About A (Not-So-Bad) Name: Ryker
January 9, 2013 § 5 Comments
Following my last post regarding name negativity, I’ve decided to take things a step further by going out of my way to highlight the positives in the names singled out in the aforementioned Deadspin article as evidence that American baby names are “getting even worse.”
The Not-So-Bad series of posts will no doubt feature names you’ve probably balked at before, but let’s keep one thing in mind, here. These aren’t hypothetical names, names from books, or lists of interesting choices – these are names that people out there actually wear. Real people. With feelings.
The first one I’ll cover is a name that’s actually been gaining massively in popularity, and isn’t just a unique selection by one adventurous parent. Ryker is, as far as I’m concerned, a true name of the future with a long Low Country heritage. It’s already nearly inside the US Top 300, after beginning it’s climb from 1000 in just 2003. The name Ryan is commonplace and has been for decades. Tucker, Parker, etc. had their biggest moments in the late-90s and early 2000s, and from those trends modern usage of Ryker was born.
Names (which are merely proper nouns if you want to get technical), are allowed to be invented. Some might think Ryker is a made-up name combining Ryan and those -ker names, but it isn’t even that. Have a Richard in your family tree (and a lot of people do, since it was a Top 5 name in the 1930s and ’40s) that you want to honour with something more modern? Richard forerunner Ricard spread through Europe from Germany and France to The Netherlands, Denmark and beyond, and means “strong power,” from ric (power) + hard (strong, hardy). It derived the Danish surname Ryker/Riker, which means “son of Ricard.”
The base word ric has been interpreted as an early form of rike, a Dutch surname meaning “to be rich” (and arguably, money is power). It, too, has been noted as another possible surname origin of Ryker (though most anglicized to the surname Rich when they arrived in North America). It was the case with Abraham Rycken, an early Dutch settler to New Amsterdam (now New York), whose descendants owned like-named Rikers Island in the East River between Queens and the Bronx until 1884. That year, the family sold the island to the city for $180,000, and it has been used as the metropolis’ main jail complex ever since. But unless you watch shows like Law & Order or CSI: NY, the reference probably goes right by you. And even if you do, there’s no evidence the name is somehow prophetic of a life behind bars.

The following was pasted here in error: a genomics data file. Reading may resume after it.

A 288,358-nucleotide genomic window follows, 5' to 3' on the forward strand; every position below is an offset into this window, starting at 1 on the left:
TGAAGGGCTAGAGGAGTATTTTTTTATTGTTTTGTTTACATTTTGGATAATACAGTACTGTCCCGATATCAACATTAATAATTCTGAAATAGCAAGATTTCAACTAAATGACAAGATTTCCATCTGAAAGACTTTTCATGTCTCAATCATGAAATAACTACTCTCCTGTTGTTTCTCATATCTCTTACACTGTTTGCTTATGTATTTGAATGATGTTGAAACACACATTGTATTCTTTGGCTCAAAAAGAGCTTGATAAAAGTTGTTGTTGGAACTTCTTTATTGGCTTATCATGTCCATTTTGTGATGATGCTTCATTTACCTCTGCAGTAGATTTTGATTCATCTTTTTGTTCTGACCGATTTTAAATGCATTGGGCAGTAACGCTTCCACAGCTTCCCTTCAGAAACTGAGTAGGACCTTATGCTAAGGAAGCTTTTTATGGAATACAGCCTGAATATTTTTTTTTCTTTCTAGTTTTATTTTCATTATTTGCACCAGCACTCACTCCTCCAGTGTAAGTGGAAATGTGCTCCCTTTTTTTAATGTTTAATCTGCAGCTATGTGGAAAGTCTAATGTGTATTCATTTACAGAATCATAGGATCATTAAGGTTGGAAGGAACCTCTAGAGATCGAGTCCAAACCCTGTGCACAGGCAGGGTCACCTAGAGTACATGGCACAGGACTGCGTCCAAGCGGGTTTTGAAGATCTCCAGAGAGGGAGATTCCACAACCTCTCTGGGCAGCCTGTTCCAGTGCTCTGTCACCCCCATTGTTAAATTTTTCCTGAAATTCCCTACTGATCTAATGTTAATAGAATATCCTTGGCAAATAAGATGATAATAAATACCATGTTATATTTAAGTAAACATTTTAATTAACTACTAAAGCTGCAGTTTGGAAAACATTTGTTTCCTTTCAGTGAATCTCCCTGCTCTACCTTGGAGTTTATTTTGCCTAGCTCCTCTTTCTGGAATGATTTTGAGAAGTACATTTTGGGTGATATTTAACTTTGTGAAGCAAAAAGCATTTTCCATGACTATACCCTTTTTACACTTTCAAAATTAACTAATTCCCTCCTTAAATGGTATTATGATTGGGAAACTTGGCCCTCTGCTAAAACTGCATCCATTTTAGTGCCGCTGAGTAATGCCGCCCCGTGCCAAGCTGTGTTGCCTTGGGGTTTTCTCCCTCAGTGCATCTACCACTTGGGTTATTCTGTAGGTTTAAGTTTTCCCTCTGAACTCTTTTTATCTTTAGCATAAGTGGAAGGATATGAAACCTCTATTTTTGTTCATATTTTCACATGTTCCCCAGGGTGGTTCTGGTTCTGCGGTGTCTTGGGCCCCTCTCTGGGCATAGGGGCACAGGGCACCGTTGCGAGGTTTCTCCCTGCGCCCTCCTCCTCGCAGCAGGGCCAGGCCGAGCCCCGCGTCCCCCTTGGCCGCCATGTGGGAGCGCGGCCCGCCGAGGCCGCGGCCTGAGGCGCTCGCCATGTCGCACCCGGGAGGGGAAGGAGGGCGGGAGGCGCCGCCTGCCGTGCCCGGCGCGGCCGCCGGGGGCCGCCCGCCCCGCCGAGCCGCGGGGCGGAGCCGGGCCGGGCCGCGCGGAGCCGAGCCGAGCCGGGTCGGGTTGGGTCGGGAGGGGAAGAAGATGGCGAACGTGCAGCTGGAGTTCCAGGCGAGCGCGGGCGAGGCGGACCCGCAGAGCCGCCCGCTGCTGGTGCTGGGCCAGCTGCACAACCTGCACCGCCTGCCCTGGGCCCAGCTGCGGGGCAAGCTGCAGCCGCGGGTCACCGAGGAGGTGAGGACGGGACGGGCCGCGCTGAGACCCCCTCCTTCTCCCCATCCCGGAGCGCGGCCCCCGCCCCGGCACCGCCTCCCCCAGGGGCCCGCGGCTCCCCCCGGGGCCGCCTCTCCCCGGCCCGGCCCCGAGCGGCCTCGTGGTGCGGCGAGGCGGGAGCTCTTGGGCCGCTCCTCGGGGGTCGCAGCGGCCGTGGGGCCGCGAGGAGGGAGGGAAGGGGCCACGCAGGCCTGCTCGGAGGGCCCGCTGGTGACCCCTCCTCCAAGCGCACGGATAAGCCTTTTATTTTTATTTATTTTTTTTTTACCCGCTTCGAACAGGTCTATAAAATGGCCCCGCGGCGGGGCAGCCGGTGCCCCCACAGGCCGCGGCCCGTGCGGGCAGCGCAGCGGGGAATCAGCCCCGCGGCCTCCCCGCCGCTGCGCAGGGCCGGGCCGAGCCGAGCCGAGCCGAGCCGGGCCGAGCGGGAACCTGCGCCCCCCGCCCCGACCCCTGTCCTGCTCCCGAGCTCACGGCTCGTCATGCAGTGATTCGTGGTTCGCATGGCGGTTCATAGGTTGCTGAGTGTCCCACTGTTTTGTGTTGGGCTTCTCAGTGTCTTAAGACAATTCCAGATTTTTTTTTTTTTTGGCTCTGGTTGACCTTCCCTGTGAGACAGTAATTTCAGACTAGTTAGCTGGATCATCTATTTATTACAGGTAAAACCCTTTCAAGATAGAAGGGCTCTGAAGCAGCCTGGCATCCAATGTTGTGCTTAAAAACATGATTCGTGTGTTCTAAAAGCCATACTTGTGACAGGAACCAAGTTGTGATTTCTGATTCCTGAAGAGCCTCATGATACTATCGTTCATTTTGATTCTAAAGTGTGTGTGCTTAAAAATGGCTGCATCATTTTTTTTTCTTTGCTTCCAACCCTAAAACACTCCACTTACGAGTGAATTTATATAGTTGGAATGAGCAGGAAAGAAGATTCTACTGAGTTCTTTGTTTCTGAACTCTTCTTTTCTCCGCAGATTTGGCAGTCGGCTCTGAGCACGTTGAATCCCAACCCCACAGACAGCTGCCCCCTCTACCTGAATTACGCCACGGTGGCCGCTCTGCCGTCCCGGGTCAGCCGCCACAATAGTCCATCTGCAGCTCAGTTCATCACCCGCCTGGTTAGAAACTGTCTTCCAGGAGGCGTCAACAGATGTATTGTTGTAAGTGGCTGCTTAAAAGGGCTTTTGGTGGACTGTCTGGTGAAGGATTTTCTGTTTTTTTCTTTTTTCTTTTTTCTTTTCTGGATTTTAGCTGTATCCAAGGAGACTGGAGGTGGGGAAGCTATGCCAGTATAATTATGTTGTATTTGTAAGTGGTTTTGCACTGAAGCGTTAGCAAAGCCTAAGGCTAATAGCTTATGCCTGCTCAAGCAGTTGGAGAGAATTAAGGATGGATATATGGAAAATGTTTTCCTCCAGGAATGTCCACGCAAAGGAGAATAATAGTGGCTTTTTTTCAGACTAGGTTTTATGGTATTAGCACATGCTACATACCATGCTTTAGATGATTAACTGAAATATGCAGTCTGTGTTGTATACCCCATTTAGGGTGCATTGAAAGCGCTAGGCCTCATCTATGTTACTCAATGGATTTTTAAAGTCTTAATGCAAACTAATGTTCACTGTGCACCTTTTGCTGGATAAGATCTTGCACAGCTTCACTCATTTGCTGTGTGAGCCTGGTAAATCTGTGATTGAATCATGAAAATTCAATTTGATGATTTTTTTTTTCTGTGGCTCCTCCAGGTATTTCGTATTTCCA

Trekkers (they hate being called Trekkies – it’s apparently offensive, and offending with names isn’t my style) probably remember Commander Riker, portrayed by Jonathan Frakes, on 1987-94 show Star Trek: The Next Generation (I don’t). But Ryker with a Y, like Ryder with a Y, is far more in use today. You’ve probably met or heard of a little boy named Ryker by now. I have – Ryan Kesler, a forward with the NHL’s Vancouver Canucks, welcomed son Ryker in December 2010. The name seems like a clear play on his own moniker, since his daughter, born in 2008, was named Makayla Rylan.
I just don’t see it, what makes Ryker so “bad.” It’s a legitimate surname as a first name, bang on trend, and to my ears pulls off being cool without being in any way obnoxious or trying “too hard.” Plus, it’s got a decent history that many could connect to on a personal level.